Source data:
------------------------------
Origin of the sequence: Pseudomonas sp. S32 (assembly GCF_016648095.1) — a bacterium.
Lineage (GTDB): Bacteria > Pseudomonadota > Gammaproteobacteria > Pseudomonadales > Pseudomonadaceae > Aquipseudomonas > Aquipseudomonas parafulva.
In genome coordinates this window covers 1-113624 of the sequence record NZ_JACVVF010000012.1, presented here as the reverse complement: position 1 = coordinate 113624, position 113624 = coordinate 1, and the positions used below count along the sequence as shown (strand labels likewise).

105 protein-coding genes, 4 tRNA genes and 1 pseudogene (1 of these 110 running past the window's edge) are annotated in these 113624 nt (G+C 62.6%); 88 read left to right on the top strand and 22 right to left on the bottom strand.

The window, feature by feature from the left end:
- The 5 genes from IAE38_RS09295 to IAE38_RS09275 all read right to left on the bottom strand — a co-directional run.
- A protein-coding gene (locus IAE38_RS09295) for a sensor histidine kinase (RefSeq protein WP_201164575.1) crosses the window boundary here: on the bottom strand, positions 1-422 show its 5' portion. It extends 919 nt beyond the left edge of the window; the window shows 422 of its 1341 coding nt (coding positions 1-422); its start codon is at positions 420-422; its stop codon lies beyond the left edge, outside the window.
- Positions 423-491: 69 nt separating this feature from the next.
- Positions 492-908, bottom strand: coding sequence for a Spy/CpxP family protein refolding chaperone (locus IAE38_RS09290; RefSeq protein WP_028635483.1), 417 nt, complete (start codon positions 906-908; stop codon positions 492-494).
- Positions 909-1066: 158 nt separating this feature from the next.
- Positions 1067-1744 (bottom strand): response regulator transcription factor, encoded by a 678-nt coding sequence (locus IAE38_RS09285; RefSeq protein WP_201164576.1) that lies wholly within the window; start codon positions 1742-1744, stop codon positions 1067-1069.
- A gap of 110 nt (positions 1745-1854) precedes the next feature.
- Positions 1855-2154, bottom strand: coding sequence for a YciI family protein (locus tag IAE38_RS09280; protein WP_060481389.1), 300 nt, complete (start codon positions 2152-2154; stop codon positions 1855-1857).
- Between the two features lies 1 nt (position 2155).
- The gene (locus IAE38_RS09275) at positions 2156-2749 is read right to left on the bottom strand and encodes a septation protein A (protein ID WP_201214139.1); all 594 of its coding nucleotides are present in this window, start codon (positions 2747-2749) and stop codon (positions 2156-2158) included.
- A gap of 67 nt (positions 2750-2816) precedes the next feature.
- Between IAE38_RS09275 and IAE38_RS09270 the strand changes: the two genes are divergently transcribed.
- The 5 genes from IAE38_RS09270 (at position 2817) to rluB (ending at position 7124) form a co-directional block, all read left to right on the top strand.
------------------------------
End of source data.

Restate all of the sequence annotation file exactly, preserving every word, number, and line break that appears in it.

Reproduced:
Origin of the sequence: Pseudomonas sp. S32 (assembly GCF_016648095.1) — a bacterium.
Lineage (GTDB): Bacteria > Pseudomonadota > Gammaproteobacteria > Pseudomonadales > Pseudomonadaceae > Aquipseudomonas > Aquipseudomonas parafulva.
In genome coordinates this window covers 1-113624 of the sequence record NZ_JACVVF010000012.1, presented here as the reverse complement: position 1 = coordinate 113624, position 113624 = coordinate 1, and the positions used below count along the sequence as shown (strand labels likewise).

105 protein-coding genes, 4 tRNA genes and 1 pseudogene (1 of these 110 running past the window's edge) are annotated in these 113624 nt (G+C 62.6%); 88 read left to right on the top strand and 22 right to left on the bottom strand.

The window, feature by feature from the left end:
- The 5 genes from IAE38_RS09295 to IAE38_RS09275 all read right to left on the bottom strand — a co-directional run.
- A protein-coding gene (locus IAE38_RS09295) for a sensor histidine kinase (RefSeq protein WP_201164575.1) crosses the window boundary here: on the bottom strand, positions 1-422 show its 5' portion. It extends 919 nt beyond the left edge of the window; the window shows 422 of its 1341 coding nt (coding positions 1-422); its start codon is at positions 420-422; its stop codon lies beyond the left edge, outside the window.
- Positions 423-491: 69 nt separating this feature from the next.
- Positions 492-908, bottom strand: coding sequence for a Spy/CpxP family protein refolding chaperone (locus IAE38_RS09290; RefSeq protein WP_028635483.1), 417 nt, complete (start codon positions 906-908; stop codon positions 492-494).
- Positions 909-1066: 158 nt separating this feature from the next.
- Positions 1067-1744 (bottom strand): response regulator transcription factor, encoded by a 678-nt coding sequence (locus IAE38_RS09285; RefSeq protein WP_201164576.1) that lies wholly within the window; start codon positions 1742-1744, stop codon positions 1067-1069.
- A gap of 110 nt (positions 1745-1854) precedes the next feature.
- Positions 1855-2154, bottom strand: coding sequence for a YciI family protein (locus tag IAE38_RS09280; protein WP_060481389.1), 300 nt, complete (start codon positions 2152-2154; stop codon positions 1855-1857).
- Between the two features lies 1 nt (position 2155).
- The gene (locus IAE38_RS09275) at positions 2156-2749 is read right to left on the bottom strand and encodes a septation protein A (protein ID WP_201214139.1); all 594 of its coding nucleotides are present in this window, start codon (positions 2747-2749) and stop codon (positions 2156-2158) included.
- A gap of 67 nt (positions 2750-2816) precedes the next feature.
- Between IAE38_RS09275 and IAE38_RS09270 the strand changes: the two genes are divergently transcribed.
- The 5 genes from IAE38_RS09270 (at position 2817) to rluB (ending at position 7124) form a co-directional block, all read left to right on the top strand.